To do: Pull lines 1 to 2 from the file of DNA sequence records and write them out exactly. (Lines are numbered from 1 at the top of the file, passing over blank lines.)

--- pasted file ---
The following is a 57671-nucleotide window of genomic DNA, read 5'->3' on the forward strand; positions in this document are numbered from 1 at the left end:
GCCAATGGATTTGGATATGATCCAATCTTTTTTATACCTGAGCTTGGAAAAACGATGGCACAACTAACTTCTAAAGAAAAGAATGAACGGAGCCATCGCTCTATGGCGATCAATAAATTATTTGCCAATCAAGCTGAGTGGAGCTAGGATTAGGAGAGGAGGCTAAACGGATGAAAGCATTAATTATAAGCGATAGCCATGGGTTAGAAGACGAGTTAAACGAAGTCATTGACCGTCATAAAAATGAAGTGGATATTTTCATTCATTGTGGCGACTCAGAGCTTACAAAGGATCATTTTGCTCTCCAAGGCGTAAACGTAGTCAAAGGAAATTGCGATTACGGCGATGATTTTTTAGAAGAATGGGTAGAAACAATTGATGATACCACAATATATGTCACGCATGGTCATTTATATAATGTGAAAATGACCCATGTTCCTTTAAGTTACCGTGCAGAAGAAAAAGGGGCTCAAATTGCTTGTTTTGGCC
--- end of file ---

The following is a 57671-nucleotide window of genomic DNA, read 5'->3' on the forward strand; positions in this document are numbered from 1 at the left end:
GCCAATGGATTTGGATATGATCCAATCTTTTTTATACCTGAGCTTGGAAAAACGATGGCACAACTAACTTCTAAAGAAAAGAATGAACGGAGCCATCGCTCTATGGCGATCAATAAATTATTTGCCAATCAAGCTGAGTGGAGCTAGGATTAGGAGAGGAGGCTAAACGGATGAAAGCATTAATTATAAGCGATAGCCATGGGTTAGAAGACGAGTTAAACGAAGTCATTGACCGTCATAAAAATGAAGTGGATATTTTCATTCATTGTGGCGACTCAGAGCTTACAAAGGATCATTTTGCTCTCCAAGGCGTAAACGTAGTCAAAGGAAATTGCGATTACGGCGATGATTTTTTAGAAGAATGGGTAGAAACAATTGATGATACCACAATATATGTCACGCATGGTCATTTATATAATGTGAAAATGACCCATGTTCCTTTAAGTTACCGTGCAGAAGAAAAAGGGGCTCAAATTGCTTGTTTTGGCC